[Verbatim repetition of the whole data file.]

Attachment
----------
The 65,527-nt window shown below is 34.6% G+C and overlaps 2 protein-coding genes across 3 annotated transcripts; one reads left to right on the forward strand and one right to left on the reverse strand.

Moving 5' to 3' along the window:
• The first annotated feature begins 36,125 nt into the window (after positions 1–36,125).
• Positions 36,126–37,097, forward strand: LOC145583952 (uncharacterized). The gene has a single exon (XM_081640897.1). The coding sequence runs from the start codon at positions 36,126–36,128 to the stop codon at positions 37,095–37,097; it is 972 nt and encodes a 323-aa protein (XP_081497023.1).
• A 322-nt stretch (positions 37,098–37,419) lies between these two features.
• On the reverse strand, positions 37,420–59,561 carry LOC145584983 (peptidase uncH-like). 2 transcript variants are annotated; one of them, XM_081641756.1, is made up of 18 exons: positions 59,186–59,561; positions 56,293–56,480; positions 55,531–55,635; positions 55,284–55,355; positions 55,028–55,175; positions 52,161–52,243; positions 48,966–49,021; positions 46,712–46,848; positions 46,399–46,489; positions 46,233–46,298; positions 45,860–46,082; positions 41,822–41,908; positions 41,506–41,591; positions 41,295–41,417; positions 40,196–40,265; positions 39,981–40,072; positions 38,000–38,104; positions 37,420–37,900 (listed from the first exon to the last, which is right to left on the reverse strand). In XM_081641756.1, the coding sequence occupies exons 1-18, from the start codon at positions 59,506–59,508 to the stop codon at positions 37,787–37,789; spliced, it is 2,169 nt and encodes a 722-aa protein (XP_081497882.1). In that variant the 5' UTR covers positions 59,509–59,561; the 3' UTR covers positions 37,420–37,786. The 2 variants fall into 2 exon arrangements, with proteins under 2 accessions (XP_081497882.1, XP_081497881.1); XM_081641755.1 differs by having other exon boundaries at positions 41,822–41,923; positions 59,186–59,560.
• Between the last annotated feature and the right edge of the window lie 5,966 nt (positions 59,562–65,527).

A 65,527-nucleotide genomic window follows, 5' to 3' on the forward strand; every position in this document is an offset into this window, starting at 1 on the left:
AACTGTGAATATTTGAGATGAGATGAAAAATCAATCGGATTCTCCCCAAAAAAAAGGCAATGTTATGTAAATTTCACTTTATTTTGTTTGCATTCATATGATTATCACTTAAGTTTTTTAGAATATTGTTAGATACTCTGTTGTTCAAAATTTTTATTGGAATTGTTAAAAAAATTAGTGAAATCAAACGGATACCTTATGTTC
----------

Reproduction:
The 65,527-nt window shown below is 34.6% G+C and overlaps 2 protein-coding genes across 3 annotated transcripts; one reads left to right on the forward strand and one right to left on the reverse strand.

Moving 5' to 3' along the window:
• The first annotated feature begins 36,125 nt into the window (after positions 1–36,125).
• Positions 36,126–37,097, forward strand: LOC145583952 (uncharacterized). The gene has a single exon (XM_081640897.1). The coding sequence runs from the start codon at positions 36,126–36,128 to the stop codon at positions 37,095–37,097; it is 972 nt and encodes a 323-aa protein (XP_081497023.1).
• A 322-nt stretch (positions 37,098–37,419) lies between these two features.
• On the reverse strand, positions 37,420–59,561 carry LOC145584983 (peptidase uncH-like). 2 transcript variants are annotated; one of them, XM_081641756.1, is made up of 18 exons: positions 59,186–59,561; positions 56,293–56,480; positions 55,531–55,635; positions 55,284–55,355; positions 55,028–55,175; positions 52,161–52,243; positions 48,966–49,021; positions 46,712–46,848; positions 46,399–46,489; positions 46,233–46,298; positions 45,860–46,082; positions 41,822–41,908; positions 41,506–41,591; positions 41,295–41,417; positions 40,196–40,265; positions 39,981–40,072; positions 38,000–38,104; positions 37,420–37,900 (listed from the first exon to the last, which is right to left on the reverse strand). In XM_081641756.1, the coding sequence occupies exons 1-18, from the start codon at positions 59,506–59,508 to the stop codon at positions 37,787–37,789; spliced, it is 2,169 nt and encodes a 722-aa protein (XP_081497882.1). In that variant the 5' UTR covers positions 59,509–59,561; the 3' UTR covers positions 37,420–37,786. The 2 variants fall into 2 exon arrangements, with proteins under 2 accessions (XP_081497882.1, XP_081497881.1); XM_081641755.1 differs by having other exon boundaries at positions 41,822–41,923; positions 59,186–59,560.
• Between the last annotated feature and the right edge of the window lie 5,966 nt (positions 59,562–65,527).

A 65,527-nucleotide genomic window follows, 5' to 3' on the forward strand; every position in this document is an offset into this window, starting at 1 on the left:
AACTGTGAATATTTGAGATGAGATGAAAAATCAATCGGATTCTCCCCAAAAAAAAGGCAATGTTATGTAAATTTCACTTTATTTTGTTTGCATTCATATGATTATCACTTAAGTTTTTTAGAATATTGTTAGATACTCTGTTGTTCAAAATTTTTATTGGAATTGTTAAAAAAATTAGTGAAATCAAACGGATACCTTATGTTC